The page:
The word ‘hire’ is used in two distinct contexts in time charterparties, namely: (a) To describe the period during which the charterers are entitled to use the owners’ vessel (‘the time period’) (b) The money payable by the charterers to the owners for the time the vessel is used by the charterers (‘the money due’). TIME CHARTER PERIOD. The standard time charters provide as follows:
(1) The New York Produce Exchange (‘NYPE’) form 1946 provides: ‘ … the said Owners agree to let, and the said Charterers agree to hire the said vessel, from the time of delivery, for about … ‘
(2) NYPE 1993 form provides: ‘1. Duration. The Owners agree to let and the Charterers agree to hire the Vessel from the time of delivery for a period of … .’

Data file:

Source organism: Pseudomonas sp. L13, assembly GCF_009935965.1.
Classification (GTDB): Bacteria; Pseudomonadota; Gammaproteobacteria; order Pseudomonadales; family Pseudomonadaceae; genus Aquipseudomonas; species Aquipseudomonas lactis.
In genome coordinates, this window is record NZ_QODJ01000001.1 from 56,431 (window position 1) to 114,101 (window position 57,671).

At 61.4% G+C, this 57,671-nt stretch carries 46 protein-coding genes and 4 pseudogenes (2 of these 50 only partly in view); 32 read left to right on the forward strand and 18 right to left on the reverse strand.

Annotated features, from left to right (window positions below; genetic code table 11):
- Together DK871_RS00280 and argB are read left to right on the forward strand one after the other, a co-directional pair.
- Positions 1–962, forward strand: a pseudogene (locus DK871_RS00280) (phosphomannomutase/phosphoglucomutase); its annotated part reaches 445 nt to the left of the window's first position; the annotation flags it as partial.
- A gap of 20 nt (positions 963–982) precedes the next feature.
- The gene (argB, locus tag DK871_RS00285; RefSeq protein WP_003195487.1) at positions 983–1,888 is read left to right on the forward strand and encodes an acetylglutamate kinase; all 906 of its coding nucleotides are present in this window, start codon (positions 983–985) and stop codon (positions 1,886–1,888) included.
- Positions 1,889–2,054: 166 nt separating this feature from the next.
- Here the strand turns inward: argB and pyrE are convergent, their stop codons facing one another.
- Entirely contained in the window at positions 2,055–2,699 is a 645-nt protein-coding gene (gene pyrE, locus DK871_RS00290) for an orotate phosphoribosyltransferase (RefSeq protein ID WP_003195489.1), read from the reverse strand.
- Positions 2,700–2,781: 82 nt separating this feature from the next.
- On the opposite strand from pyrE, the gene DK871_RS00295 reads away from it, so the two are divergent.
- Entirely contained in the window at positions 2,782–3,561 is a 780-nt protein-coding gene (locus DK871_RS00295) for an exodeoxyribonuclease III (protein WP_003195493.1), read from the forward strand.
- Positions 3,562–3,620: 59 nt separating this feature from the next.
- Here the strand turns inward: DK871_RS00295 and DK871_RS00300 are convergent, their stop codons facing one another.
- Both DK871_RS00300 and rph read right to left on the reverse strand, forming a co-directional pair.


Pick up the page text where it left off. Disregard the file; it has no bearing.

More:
(3) Baltime 1939 provides: ‘1…. The Owners let, and the Charterers hire the Vessel for a period of the number of calendar months indicated in Box 14 … ‘
The use of the term ‘hire’ in the New York Produce Exchange (‘NYPE’) form (and in other similar forms of time charter as set out above) is misleading as the owners do not hire the vessel or part possession with it. In fact time and voyage charters (as distinct from demise or bareboat charters) are akin to getting into a taxi and directing the driver where to go as opposed to hiring a car and driving it yourself. However, the expression ‘hire’ is conventionally used to describe the time when the period of the charter begins and ends:The owners’ obligation under this type of charter is to render to the charterers the agreed services with the vessel, Master and crew.